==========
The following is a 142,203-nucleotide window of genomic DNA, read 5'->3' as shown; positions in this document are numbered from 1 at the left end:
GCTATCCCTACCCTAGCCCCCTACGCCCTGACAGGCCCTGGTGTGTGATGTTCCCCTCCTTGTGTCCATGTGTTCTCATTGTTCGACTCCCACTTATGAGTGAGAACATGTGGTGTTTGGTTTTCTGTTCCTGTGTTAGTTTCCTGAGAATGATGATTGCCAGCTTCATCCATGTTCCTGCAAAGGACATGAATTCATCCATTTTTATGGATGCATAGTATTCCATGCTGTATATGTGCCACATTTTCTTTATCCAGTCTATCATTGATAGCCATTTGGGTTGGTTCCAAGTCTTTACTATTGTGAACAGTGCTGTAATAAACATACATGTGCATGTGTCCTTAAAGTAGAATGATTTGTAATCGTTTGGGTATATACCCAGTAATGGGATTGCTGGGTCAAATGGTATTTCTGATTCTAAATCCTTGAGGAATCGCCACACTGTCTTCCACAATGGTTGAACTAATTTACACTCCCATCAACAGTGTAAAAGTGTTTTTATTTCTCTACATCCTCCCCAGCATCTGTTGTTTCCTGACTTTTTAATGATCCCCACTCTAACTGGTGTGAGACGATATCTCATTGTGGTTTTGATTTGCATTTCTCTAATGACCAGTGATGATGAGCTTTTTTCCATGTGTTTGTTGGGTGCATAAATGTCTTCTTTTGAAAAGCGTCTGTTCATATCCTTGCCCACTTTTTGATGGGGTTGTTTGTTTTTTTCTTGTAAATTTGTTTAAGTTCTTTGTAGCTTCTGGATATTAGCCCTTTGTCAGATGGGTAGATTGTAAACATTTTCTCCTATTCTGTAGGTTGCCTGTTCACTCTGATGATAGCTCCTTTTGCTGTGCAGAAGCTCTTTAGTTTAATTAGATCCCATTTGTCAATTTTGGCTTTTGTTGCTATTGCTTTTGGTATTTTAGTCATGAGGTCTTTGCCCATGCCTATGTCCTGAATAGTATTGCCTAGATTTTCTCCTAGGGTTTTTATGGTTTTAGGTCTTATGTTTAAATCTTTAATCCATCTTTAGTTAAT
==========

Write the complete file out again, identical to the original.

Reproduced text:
The following is a 142,203-nucleotide window of genomic DNA, read 5'->3' as shown; positions in this document are numbered from 1 at the left end:
GCTATCCCTACCCTAGCCCCCTACGCCCTGACAGGCCCTGGTGTGTGATGTTCCCCTCCTTGTGTCCATGTGTTCTCATTGTTCGACTCCCACTTATGAGTGAGAACATGTGGTGTTTGGTTTTCTGTTCCTGTGTTAGTTTCCTGAGAATGATGATTGCCAGCTTCATCCATGTTCCTGCAAAGGACATGAATTCATCCATTTTTATGGATGCATAGTATTCCATGCTGTATATGTGCCACATTTTCTTTATCCAGTCTATCATTGATAGCCATTTGGGTTGGTTCCAAGTCTTTACTATTGTGAACAGTGCTGTAATAAACATACATGTGCATGTGTCCTTAAAGTAGAATGATTTGTAATCGTTTGGGTATATACCCAGTAATGGGATTGCTGGGTCAAATGGTATTTCTGATTCTAAATCCTTGAGGAATCGCCACACTGTCTTCCACAATGGTTGAACTAATTTACACTCCCATCAACAGTGTAAAAGTGTTTTTATTTCTCTACATCCTCCCCAGCATCTGTTGTTTCCTGACTTTTTAATGATCCCCACTCTAACTGGTGTGAGACGATATCTCATTGTGGTTTTGATTTGCATTTCTCTAATGACCAGTGATGATGAGCTTTTTTCCATGTGTTTGTTGGGTGCATAAATGTCTTCTTTTGAAAAGCGTCTGTTCATATCCTTGCCCACTTTTTGATGGGGTTGTTTGTTTTTTTCTTGTAAATTTGTTTAAGTTCTTTGTAGCTTCTGGATATTAGCCCTTTGTCAGATGGGTAGATTGTAAACATTTTCTCCTATTCTGTAGGTTGCCTGTTCACTCTGATGATAGCTCCTTTTGCTGTGCAGAAGCTCTTTAGTTTAATTAGATCCCATTTGTCAATTTTGGCTTTTGTTGCTATTGCTTTTGGTATTTTAGTCATGAGGTCTTTGCCCATGCCTATGTCCTGAATAGTATTGCCTAGATTTTCTCCTAGGGTTTTTATGGTTTTAGGTCTTATGTTTAAATCTTTAATCCATCTTTAGTTAAT